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Refugees, settled in Montana, to tell their stories in film

Joel

Much has been written about the African and Middle Eastern refugees who have resettled in Missoula in the past year, welcomed by many and looked at with fear and disdain by many others. Now, some of those refugees will be using video cameras to tell their own stories of what it means to resettle so far from home, and to share with the rest of us their perceptions of their new surroundings. (more…) Continue Reading →

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Workers flood in for refinery’s biggest ‘turnaround’ ever

Refinery

As many as 1,800 refinery workers from far corners of the country are converging in Billings until mid-June, doing round-the-clock work on the Phillips 66 refinery during its largest-ever planned maintenance period. The refinery, which normally employs about 300 full-time workers, is in the midst of what’s known as a turnaround, a maintenance event that refineries undergo every five years. It involves shutting everything down, bringing in a host of outside help and working 24 hours a day to complete all the maintenance the refinery needs in order to go the next five years. (more…) Continue Reading →

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UM scientist: Cassini mission shows value of exploration

Storm

Cassini is the most sophisticated space probe ever built. Launched in 1997 as a joint NASA/European Space Agency mission, it took seven years to journey to Saturn. It’s been orbiting the sixth planet from the sun ever since, sending back data of immense scientific value and images of magnificent beauty. Cassini now begins one last campaign. Dubbed the Grand Finale, it will end on Sept. 15 with the probe plunging into Saturn’s atmosphere, where it will burn up. Continue Reading →

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As Legislature winds down, a look at a fairly civil session

Capitol

HELENA — After nearly five months of hearings, debates, floor action and votes, Montana’s 65th Legislative session is coming to a close. While lawmakers are constitutionally required only to draft and pass a two-year budget for the state’s numerous offices and programs—which they did last week—legislators from all walks of life address the concerns of their constituents, as well as their own ideas in the other bills they bring. (more…) Continue Reading →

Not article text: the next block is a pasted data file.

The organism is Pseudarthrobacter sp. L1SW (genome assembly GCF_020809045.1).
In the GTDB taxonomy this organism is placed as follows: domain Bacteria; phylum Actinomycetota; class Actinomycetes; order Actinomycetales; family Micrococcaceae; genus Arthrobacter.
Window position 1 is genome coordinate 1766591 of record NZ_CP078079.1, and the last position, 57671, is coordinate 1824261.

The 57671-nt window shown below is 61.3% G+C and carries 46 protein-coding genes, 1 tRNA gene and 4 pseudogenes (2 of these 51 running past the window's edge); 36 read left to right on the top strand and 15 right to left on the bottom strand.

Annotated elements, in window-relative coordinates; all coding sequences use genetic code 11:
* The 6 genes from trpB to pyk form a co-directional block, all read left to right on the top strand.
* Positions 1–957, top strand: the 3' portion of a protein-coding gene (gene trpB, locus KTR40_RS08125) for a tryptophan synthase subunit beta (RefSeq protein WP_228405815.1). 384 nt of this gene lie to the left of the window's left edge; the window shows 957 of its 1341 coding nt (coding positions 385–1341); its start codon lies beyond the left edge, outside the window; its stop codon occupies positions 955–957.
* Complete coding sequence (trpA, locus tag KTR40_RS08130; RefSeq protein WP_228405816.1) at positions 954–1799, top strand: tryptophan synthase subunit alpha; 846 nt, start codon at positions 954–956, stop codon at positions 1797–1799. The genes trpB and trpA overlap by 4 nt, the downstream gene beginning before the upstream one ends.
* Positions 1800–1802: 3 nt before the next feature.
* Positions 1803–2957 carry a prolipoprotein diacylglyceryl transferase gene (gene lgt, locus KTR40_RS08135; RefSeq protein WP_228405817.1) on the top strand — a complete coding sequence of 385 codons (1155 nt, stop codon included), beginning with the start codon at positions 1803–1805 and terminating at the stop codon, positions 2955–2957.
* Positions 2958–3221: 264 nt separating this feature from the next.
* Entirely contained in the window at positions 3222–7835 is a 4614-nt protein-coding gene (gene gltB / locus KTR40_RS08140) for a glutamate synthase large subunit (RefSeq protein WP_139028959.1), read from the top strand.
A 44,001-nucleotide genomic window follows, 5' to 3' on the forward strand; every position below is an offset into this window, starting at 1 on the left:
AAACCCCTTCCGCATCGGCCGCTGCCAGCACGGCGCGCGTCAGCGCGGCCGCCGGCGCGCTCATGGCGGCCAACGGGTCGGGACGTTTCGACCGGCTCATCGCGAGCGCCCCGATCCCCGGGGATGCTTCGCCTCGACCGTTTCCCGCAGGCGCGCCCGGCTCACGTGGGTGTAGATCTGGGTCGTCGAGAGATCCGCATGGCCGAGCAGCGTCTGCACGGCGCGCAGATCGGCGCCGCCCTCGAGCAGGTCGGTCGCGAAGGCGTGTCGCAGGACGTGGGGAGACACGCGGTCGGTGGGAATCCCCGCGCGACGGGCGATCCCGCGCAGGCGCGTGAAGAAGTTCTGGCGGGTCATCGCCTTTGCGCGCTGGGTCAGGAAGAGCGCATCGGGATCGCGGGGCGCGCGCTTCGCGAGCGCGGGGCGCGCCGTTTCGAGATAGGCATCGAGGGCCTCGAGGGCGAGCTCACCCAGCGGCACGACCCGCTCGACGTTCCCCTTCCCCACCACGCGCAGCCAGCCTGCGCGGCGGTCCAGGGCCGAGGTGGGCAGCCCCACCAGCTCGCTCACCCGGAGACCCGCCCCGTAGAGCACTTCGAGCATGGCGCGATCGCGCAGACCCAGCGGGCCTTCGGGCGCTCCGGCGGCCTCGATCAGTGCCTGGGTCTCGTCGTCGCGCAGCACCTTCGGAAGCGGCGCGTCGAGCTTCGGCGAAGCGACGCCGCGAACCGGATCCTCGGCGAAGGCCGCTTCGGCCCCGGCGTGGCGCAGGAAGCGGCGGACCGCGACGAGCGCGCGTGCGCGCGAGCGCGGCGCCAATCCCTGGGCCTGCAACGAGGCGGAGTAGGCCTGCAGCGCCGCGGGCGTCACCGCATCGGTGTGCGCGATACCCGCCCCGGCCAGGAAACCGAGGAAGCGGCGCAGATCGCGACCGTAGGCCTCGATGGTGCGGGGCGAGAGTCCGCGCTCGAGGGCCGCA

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Lots on the drawing board for downtown’s east end

Projects

Plans for further improvements in the far east end of downtown Billings were detailed Wednesday at the annual meeting of the Billings Industrial Revitalization District. Those plans include street, sidewalk and lighting upgrades in a nine-block area between north 10th and 13th streets and from First to Fourth Avenue North, with a total estimated price tag of just under $6 million. (more…) Continue Reading →

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Third candidate, Bill Cole, announces run for mayor

Cole

Billings lawyer Bill Cole is now the third announced candidate hoping to replace Mayor Tom Hanel in the city election this fall. He joins architect Randy Hafer and state legislator Jeff Essmann, both of whom announced their candidacies in the past couple of weeks. Hanel is nearing the end of his second term as mayor, and under the City Charter, the mayor and City Council members are limited to two consecutive terms. (more…) Continue Reading →

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She’s fighting climate change from rural Montana

Mossett

Hundreds of thousands of people are expected to converge on Washington, D.C., on April 29 for the Peoples Climate March. One of them will be Kandi Mossett, who lives between Rockvale and Joliet. But don’t assume she’ll be daunted by the cig city or the big crowds. (more…) Continue Reading →

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Federal suit filed over anti-Jewish ‘troll campaign’

Stormer

The Southern Poverty Law Center filed a federal lawsuit on Tuesday against the founder of a neo-Nazi website who led a campaign of harassment against a Jewish woman in Whitefish. Filed in U.S. District Court in Missoula, the lawsuit says Andrew Anglin coordinated a “repulsive, threatening campaign of anti-Semitic harassment directed at Tanya Gersh, a Jewish real estate agent living in Whitefish, Montana.”  (more…) Continue Reading →

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Libertarian House candidate sits down with Montana Mint

Wicks

Editor’s note: This is reprinted with permission from  Montana Mint, a website whose stated mission is to “Bring the best of Montana to the internet.”

Mark Wicks, an Inverness cattle rancher and author, is the Libertarian Party candidate running for Montana’s open Congressional seat. He sat down with the Montana Mint on Friday to talk about his campaign, why Democrats and Republicans should vote third party, and his book “The Wrath of the Dodo.” Unlike his fellow candidates, Wicks campaigns without a staff, without full-time volunteers, and with little to no financial assistance from party he represents. (more…) Continue Reading →

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